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Enhanced Arts and Culture Resilience Package - New Grants

On 8 March 2021, Minister Edwin Tong announced a new $20m enhancement to the Arts and Culture Resilience Package (ACRP) to enable continued support for arts groups and artists, as live performances and other cultural activities gradually resume, bringing the total Covid-19 support for arts and culture sector to $75m. Two new grants were introduced as part of the enhanced ACRP: Self-Employed Person Grant (SEPG) for arts and culture freelancers and the Organisation Transformation Grant (OTG).

In 2021, relevant arts and culture stakeholders were engaged for their views to scope both the SEPG and the OTG to ensure that the grants meet the needs of the sector. A total of 10 engagement sessions were conducted for the SEPG (four sessions, including dedicated Ask NAC! sessions) and OTG (six sessions), involving more than 100 stakeholders in the arts sector including arts companies and cultural institutions.

Read the engagement summaries below to find out more about the discussions:

Self-Employed Person Grant (SEPG) Engagement Summary

The Arts Resource Hub (ARH) organised two engagement sessions (8 April and 1 June 2021) for the Self-Employed Person Grant (SEPG) to co-create and scope key parts of the grant. It involved a total of 50 participants including SEPs, SEP advocate groups, and representatives from arts organisations.

Key topics covered include:

  • Objectives of the SEPG: Participants acknowledged that the main objective of the SEPG was to create work opportunities for SEPs in the sector through projects. They highlighted that the criteria and scope of the SEPG would need to take a more inclusive approach to ensure that SEPs across different fields could benefit from it, including those in technical production. Some also pointed out that while organisations were eligible to apply for the SEPG, their projects should primarily aim to benefit SEPs and funds should primarily be channelled to SEPs.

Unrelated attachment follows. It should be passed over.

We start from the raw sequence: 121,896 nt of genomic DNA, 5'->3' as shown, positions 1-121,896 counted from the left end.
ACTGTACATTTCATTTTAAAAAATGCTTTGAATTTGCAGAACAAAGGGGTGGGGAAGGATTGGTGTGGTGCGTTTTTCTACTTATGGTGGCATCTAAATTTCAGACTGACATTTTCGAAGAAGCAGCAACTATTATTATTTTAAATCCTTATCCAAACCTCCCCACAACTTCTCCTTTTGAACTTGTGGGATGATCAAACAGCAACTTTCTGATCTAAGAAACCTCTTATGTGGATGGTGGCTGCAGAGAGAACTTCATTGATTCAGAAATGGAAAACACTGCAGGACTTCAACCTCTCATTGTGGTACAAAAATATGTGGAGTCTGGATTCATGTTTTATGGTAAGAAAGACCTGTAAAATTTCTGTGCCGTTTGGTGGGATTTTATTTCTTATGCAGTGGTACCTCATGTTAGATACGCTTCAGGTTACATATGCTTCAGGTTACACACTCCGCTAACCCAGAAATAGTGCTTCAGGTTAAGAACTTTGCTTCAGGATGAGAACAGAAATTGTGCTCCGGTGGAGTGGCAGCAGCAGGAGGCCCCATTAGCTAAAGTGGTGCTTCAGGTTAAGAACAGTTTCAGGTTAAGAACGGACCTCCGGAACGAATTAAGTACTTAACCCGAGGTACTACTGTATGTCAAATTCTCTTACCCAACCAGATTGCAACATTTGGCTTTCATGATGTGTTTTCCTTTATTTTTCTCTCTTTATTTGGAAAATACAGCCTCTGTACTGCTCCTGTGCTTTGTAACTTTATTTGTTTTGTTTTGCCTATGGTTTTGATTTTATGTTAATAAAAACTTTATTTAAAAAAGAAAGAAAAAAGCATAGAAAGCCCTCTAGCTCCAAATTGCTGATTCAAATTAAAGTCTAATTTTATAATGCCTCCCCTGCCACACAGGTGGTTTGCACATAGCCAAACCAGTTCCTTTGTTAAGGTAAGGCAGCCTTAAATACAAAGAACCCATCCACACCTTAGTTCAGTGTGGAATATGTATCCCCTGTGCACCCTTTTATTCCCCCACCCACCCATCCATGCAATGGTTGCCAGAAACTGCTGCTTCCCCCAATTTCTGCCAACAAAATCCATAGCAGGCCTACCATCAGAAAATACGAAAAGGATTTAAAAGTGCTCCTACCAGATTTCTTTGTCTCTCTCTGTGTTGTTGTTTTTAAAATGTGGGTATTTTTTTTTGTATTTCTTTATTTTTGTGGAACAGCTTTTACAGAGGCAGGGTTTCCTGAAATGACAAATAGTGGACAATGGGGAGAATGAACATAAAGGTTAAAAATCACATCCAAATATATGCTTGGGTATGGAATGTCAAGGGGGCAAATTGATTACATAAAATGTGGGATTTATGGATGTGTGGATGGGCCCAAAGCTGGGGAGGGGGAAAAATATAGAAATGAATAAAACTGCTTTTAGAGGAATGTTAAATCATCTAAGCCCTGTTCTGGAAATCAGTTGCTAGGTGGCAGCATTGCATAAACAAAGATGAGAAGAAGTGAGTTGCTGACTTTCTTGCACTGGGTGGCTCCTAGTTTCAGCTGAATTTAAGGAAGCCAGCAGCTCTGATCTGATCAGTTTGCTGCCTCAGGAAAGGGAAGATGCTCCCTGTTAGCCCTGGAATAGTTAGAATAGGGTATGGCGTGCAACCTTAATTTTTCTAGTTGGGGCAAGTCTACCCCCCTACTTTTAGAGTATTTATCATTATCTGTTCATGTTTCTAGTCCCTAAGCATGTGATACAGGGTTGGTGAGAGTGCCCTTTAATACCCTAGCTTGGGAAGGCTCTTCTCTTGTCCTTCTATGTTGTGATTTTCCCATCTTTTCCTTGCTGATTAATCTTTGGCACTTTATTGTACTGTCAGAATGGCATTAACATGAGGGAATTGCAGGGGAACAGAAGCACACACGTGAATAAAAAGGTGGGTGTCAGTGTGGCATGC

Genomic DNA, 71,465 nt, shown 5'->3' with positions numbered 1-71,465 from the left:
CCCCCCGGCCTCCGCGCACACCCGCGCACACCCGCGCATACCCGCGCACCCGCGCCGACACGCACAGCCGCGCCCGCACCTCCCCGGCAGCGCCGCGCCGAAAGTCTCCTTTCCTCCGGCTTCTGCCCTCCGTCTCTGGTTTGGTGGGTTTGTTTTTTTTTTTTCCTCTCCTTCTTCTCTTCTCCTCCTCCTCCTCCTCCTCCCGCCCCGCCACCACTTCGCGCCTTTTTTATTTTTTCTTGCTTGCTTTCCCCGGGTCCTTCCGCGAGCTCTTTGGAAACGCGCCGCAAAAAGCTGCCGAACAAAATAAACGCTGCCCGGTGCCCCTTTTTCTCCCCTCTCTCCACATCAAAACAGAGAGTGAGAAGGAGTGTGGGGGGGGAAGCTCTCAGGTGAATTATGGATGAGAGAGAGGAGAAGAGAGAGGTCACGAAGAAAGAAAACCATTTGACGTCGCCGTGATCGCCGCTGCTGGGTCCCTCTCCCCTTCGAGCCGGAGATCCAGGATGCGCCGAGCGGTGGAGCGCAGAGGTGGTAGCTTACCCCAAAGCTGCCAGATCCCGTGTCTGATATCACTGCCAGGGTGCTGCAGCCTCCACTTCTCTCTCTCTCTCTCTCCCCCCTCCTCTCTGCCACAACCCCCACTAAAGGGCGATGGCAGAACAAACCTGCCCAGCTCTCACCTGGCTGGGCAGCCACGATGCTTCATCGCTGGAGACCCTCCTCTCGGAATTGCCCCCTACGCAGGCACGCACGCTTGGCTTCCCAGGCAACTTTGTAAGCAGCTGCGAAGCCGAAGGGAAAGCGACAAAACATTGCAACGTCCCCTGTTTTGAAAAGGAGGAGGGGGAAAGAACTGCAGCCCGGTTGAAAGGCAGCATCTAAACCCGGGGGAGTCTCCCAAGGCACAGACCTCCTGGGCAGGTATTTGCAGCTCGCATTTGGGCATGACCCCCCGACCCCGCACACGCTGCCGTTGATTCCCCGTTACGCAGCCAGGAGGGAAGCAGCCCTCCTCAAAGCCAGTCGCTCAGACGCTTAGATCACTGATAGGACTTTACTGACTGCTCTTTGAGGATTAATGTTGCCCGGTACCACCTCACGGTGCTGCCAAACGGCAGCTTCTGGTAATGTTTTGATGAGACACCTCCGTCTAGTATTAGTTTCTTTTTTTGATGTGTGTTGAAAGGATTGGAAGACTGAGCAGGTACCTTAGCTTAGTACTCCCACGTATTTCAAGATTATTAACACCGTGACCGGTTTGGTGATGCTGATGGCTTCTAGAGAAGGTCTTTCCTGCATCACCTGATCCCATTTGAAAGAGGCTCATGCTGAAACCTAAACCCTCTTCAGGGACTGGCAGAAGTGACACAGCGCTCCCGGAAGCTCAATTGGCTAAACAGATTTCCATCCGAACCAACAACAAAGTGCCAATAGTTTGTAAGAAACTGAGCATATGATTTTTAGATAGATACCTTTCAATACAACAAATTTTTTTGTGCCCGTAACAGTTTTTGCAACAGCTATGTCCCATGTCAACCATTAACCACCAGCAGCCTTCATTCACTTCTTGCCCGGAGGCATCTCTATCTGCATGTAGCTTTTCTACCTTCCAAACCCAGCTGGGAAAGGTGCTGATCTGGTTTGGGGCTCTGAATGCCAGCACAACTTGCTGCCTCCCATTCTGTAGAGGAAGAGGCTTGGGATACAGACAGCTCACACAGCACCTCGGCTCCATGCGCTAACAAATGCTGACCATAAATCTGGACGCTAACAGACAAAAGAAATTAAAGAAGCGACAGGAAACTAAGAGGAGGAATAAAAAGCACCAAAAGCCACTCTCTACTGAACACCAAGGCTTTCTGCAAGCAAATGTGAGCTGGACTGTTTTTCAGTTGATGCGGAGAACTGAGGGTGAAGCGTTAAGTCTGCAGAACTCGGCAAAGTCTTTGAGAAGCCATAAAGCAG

• Prioritising arts SEPs: To ensure funds are prioritised for arts SEPs, SEPs’ status will need to be verified based on their track records and activity in the sector. However, to ensure that emerging or younger SEPs also have access to the grant, participants suggested that they could show proof of their academic or career references through their involvement in public arts programmes. On ensuring that SEPs benefit from the grant, participants proposed to ringfence a certain amount of awarded funds for SEPs vis-à-vis technical/production costs, or to peg a minimum number of SEPs that should be involved against overall manpower headcount.
  • Inclusive approach to range of SEPG projects: To benefit as many SEPs as possible, participants felt that the range of supportable projects could be kept wider, and that a more open approach to the types of collaborations would encourage SEPs to explore new partnerships and ways of work. 
  • SEPG as a way to support SEPs’ livelihoods in the longer term: Participants felt that aside from once-off productions and presentations, the SEPG could also support projects that help contribute to the sustainability of SEPs’ careers, including those that could be more process-driven, or explore creating new platforms or collaborative opportunities for SEPs to network, generate income and market/present their artistic works.